A Losing Battle Against Chinese Piracy

  • Share
  • Read Later
Claro Cortes IV / Reuters

Customers look at pirated DVDs displayed at a shop in Beijing, April 10, 2007.

Zhou Fu-kuan, a cheerful 32-year-old, just smiled when I told him that the United States was filing suit against China at the World Trade Organization (WTO) over intellectual property infringement. I've known Zhou for nearly two years. He runs the DVD stand across the street from the apartment building I used to live in here in Shanghai, and over that time I've literally bought a couple of hundred pirated movies from him. "I hadn't heard that," he said of the U.S.'s WTO suit, "but this sort of thing happens a lot — the government says they'll crack down on [piracy]. It usually lasts a few days and then ... " He didn't need to finish the sentence. And then, nothing.

China is always claiming it is going to crack down on the country's rampant intellectual property abuse. In fact, the government declared this past March 15 anti-piracy day, and there are still big billboards downtown urging everyone to fight against IPR theft. Not surprisingly, Chinese officials threw a rhetorical fit Monday when first hearing the news of the U.S. intention, on behalf of the American music and film industries, to bring a case to the WTO. "Many countries are facing the same challenges in their anti-piracy campaigns," said Chen Zhaokuan, deputy director of China's Copyright Society. "For China, we are a latecomer in this area, and it's natural that the sense of copyright protection among the Chinese people is not that strong. Considering how much work we have done to promote the copyrights protection and to fight against piracy in the past 10 years, we already have made many achievements."

When it comes to computer software, pharmaceuticals and a handful of other areas, Chen is right. The Chinese actually have made some progress on IP protection over the years — and that's why companies like Microsoft and Merck want no part of the WTO complaint. But for the film and music business, the claim that there has been progress is simply a joke. Ask Zhou, or any of the other street vendors in Shanghai, Beijing or anywhere else in China. "Competition has never been tougher," Li Haihua told me as he did a brisk business selling brand new American-made films for five RMB apiece (the equivalent of about 60 cents) on Huaihai Street in central Shanghai, not five minutes from one of the big anti-piracy billboards. He cast his eyes up and down the street. "There are more [sellers] than ever before, and the price has come down. It used to be you could sell a new DVD for eight RMB. Not anymore. There's too much competition."

His message doesn't bode well for any kind of crackdown. There is more supply — much more, according to four different street vendors I talked to EM] of pirated movies, TV shows and music CDs available on the streets of Shanghai these days than there was just a few years ago. Prices have fallen sharply because of that. If the government had made any progress drying up the supply of counterfeit movies and music, prices would have gone up, not down.

The guys on the retail end of the business don't like this at all. As more and more people have piled into the business, their margins have come down. After paying his "middleman" for a new supply of DVDs about once every two weeks — he has about 1000 titles for sale at any one time — Zhou says he earns less than one RMB per disc sold. "It's definitely a volume business," he says wearily. When I press him on where his middleman gets his product — that is, who's actually making these pirated DVDs — Zhou smiles and plays dumb. He knows I'm a journalist and there are things he's not going to tell me. "I think they're made somewhere here in Shanghai," he says, "but I'm not really sure; I just deal with my supplier."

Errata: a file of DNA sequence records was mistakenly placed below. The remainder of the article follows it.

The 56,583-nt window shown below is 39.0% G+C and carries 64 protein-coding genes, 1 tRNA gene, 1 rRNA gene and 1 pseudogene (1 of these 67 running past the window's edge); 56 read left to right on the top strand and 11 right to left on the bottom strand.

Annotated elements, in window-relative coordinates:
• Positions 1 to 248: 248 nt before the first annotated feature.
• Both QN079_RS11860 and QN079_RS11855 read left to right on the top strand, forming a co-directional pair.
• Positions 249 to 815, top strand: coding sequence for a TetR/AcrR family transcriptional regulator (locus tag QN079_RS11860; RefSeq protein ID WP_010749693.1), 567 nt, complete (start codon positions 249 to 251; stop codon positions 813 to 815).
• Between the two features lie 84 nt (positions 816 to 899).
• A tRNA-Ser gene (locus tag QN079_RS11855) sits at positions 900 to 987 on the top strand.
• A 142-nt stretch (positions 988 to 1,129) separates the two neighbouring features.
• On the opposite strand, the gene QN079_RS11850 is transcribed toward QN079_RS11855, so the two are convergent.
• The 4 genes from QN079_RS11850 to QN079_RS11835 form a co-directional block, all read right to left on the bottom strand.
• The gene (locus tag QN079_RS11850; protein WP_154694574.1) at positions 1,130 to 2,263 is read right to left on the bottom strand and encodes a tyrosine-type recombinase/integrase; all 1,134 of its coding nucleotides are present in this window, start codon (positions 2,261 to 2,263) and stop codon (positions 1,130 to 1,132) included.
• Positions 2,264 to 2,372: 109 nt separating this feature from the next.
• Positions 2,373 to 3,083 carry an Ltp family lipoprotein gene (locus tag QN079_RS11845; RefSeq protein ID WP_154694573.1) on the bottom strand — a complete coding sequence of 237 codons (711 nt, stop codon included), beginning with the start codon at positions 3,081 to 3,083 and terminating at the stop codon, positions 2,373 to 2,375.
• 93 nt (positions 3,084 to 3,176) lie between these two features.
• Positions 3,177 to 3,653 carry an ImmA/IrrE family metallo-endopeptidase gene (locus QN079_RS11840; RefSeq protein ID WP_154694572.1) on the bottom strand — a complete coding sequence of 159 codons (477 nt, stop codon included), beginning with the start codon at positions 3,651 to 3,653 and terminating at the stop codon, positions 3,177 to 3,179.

For a consumer, these deals are hard to beat. About two months ago, I bought a DVD that had the first half of the current season of 24 on it. Twelve one-hour episodes. You can download each on iTunes for $1.99 a piece. I paid five RMB — again, about 60 cents — for all of them.

Granted, quality is sometimes an issue (though the pirated 24 disc was perfect.) A lot of the DVDs available are so-called "coat movies," the kind of low-rent pirating famously (and hilariously) depicted in an episode of Seinfeld in which Kramer agrees to smuggle a hand-held camera into a theater in order to illegally tape a movie. In a coat movie you can literally hear people coughing and half the time someone will stand up right in front of the camera. And sometimes language is an issue. I had to buy three copies of Casino Royale until I got one in English. One evening my wife was happily enjoying The Holiday (a chick flick if there ever was one) when halfway through it Cameron Diaz, Jude Law, et al., started speaking Ukrainian.

China could, in theory, crack down on this business — not so much by going after street vendors like Zhou, but by going after the source and thoroughly rooting out and shutting down the small, makeshift factories that churn out copies of these pirated discs. There are periodic raids, to be sure, but it would take a lot more effort — much more than the government is currently expending — to really put an end to it, and I find it difficult to believe the Chinese leadership cares that much. Maybe, in time, a WTO case will change that, but Zhou, for one, doesn't believe it. "Don't worry, I'll still be here," he says, and with a smile asks if I had The Last King of Scotland. Actually, I hadn't. "Five RMB," he said. Sold.